Publication: Child Marriage, Early Childbearing, Low Educational Attainment for Girls, and Their Impacts in Uganda
The proportions of girls marrying or having children before the age of 18 have been declining in Uganda according to data from the latest publicly available Demographic and Health Survey (DHS) implemented in 2011. Yet despite progress, more than one third of girls still marry as children, and close to three in ten girls have their first child before turning 18. Similarly, despite substantial efforts to improve educational attainment, only one in four girls completes lower secondary school, and an even smaller proportion completes upper secondary school. The government of Uganda has adopted a national strategy to end child marriage and teenage pregnancies. Improving girls’ education is also a priority of the government. Unfortunately, the cultural, economic, and social conditions that have historically contributed to child marriage, early childbearing, and low educational attainment for girls remain strong. More needs to be done to accelerate progress. To inspire greater investments in adolescent girls, this note analyses the economic and social impacts of these issues in Uganda. The note also suggests potential options for investments.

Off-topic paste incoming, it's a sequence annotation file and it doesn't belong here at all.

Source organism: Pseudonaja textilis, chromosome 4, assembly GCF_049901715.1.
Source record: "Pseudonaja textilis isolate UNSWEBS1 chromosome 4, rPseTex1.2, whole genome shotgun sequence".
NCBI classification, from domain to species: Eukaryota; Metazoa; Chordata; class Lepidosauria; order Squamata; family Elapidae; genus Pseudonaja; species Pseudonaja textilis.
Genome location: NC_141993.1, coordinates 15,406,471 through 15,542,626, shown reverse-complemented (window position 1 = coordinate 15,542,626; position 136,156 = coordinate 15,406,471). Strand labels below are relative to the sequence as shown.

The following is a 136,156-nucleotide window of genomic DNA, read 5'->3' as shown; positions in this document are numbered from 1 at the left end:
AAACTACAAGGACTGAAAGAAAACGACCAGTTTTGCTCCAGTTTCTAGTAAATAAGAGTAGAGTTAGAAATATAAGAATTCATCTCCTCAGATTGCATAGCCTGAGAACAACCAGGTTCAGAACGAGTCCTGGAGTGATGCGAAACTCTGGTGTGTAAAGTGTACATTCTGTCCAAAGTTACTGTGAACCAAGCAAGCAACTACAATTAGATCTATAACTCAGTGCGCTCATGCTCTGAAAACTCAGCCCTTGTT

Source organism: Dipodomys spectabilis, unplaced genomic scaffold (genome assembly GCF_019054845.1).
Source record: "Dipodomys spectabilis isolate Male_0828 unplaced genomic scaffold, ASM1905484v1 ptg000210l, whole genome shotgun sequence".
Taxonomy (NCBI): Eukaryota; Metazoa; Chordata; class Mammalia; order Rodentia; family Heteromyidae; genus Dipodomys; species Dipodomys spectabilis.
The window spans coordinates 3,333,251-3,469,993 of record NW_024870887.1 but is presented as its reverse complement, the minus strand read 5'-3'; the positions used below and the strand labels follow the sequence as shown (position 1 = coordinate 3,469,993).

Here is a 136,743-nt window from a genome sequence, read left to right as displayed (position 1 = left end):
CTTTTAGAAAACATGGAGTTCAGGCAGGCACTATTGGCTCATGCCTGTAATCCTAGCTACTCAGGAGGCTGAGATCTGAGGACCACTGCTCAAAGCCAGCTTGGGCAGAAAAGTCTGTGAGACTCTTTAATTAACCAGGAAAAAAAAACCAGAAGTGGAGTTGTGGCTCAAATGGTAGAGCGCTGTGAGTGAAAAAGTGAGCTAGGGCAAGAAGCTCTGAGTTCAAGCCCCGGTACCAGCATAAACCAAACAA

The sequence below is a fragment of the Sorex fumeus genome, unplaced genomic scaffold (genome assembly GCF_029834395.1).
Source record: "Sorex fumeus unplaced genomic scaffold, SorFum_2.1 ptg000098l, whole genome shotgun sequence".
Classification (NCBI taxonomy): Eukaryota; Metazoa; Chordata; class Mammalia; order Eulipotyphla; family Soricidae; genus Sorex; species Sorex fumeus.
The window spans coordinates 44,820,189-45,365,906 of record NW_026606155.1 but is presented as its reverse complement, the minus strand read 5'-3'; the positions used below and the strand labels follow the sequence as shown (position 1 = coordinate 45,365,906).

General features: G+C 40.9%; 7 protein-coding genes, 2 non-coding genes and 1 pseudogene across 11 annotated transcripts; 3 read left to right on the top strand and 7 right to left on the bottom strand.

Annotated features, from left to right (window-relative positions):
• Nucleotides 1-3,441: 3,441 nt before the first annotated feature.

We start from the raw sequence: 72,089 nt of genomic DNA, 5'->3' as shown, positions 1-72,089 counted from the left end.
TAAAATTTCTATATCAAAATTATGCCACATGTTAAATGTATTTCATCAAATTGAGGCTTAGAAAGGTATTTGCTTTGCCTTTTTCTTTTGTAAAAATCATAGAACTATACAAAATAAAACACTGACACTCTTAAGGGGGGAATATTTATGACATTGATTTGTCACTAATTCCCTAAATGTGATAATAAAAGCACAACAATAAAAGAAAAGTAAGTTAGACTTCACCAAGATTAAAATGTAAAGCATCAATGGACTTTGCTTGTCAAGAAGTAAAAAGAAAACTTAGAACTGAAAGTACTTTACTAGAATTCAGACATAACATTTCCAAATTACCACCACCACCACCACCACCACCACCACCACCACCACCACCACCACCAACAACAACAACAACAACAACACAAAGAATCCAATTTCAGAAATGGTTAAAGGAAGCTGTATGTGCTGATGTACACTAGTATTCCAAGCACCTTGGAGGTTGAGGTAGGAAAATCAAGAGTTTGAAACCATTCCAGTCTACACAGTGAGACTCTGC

“Wodon, Quentin; Male, Chata; Onagoruwa, Adenike; Savadogo, Aboudrahyme; Yedan, Ali. 2017. Child Marriage, Early Childbearing, Low Educational Attainment for Girls, and Their Impacts in Uganda; Child Marriage, Early Childbearing, Low Educational Attainment for Girls, and Their Impacts in Uganda. The Cost of Not Investing in Girls;December 2017. © World Bank, Washington, DC. http://openknowledge.worldbank.org/handle/10986/29039 License: CC BY 3.0 IGO.”